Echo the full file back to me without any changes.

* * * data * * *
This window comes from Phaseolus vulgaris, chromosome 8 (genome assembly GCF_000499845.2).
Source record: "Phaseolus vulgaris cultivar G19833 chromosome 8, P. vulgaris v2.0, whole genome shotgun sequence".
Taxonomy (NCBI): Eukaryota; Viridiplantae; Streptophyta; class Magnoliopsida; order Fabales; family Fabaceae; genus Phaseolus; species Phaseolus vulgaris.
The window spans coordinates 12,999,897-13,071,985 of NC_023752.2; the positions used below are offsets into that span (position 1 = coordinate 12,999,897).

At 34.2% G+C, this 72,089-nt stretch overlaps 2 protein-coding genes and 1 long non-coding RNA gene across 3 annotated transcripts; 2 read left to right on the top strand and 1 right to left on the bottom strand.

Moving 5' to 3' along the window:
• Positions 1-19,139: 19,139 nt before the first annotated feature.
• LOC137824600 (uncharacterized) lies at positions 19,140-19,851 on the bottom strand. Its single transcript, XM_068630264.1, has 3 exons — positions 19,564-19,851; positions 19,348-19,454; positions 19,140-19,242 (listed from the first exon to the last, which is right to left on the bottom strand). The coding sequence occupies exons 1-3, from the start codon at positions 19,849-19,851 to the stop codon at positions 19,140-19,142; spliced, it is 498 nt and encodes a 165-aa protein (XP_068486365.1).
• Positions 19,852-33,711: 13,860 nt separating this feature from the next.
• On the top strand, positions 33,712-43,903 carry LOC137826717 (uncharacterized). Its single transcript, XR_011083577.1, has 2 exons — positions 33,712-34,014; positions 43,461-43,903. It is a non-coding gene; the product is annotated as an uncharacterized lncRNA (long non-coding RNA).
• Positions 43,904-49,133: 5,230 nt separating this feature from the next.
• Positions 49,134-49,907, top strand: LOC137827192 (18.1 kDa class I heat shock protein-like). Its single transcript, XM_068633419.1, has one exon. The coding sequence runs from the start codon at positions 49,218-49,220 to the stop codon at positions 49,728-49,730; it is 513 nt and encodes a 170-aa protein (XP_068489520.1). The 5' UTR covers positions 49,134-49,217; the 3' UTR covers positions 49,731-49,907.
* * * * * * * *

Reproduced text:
This window comes from Phaseolus vulgaris, chromosome 8 (genome assembly GCF_000499845.2).
Source record: "Phaseolus vulgaris cultivar G19833 chromosome 8, P. vulgaris v2.0, whole genome shotgun sequence".
Taxonomy (NCBI): Eukaryota; Viridiplantae; Streptophyta; class Magnoliopsida; order Fabales; family Fabaceae; genus Phaseolus; species Phaseolus vulgaris.
The window spans coordinates 12,999,897-13,071,985 of NC_023752.2; the positions used below are offsets into that span (position 1 = coordinate 12,999,897).

At 34.2% G+C, this 72,089-nt stretch overlaps 2 protein-coding genes and 1 long non-coding RNA gene across 3 annotated transcripts; 2 read left to right on the top strand and 1 right to left on the bottom strand.

Moving 5' to 3' along the window:
• Positions 1-19,139: 19,139 nt before the first annotated feature.
• LOC137824600 (uncharacterized) lies at positions 19,140-19,851 on the bottom strand. Its single transcript, XM_068630264.1, has 3 exons — positions 19,564-19,851; positions 19,348-19,454; positions 19,140-19,242 (listed from the first exon to the last, which is right to left on the bottom strand). The coding sequence occupies exons 1-3, from the start codon at positions 19,849-19,851 to the stop codon at positions 19,140-19,142; spliced, it is 498 nt and encodes a 165-aa protein (XP_068486365.1).
• Positions 19,852-33,711: 13,860 nt separating this feature from the next.
• On the top strand, positions 33,712-43,903 carry LOC137826717 (uncharacterized). Its single transcript, XR_011083577.1, has 2 exons — positions 33,712-34,014; positions 43,461-43,903. It is a non-coding gene; the product is annotated as an uncharacterized lncRNA (long non-coding RNA).
• Positions 43,904-49,133: 5,230 nt separating this feature from the next.
• Positions 49,134-49,907, top strand: LOC137827192 (18.1 kDa class I heat shock protein-like). Its single transcript, XM_068633419.1, has one exon. The coding sequence runs from the start codon at positions 49,218-49,220 to the stop codon at positions 49,728-49,730; it is 513 nt and encodes a 170-aa protein (XP_068489520.1). The 5' UTR covers positions 49,134-49,217; the 3' UTR covers positions 49,731-49,907.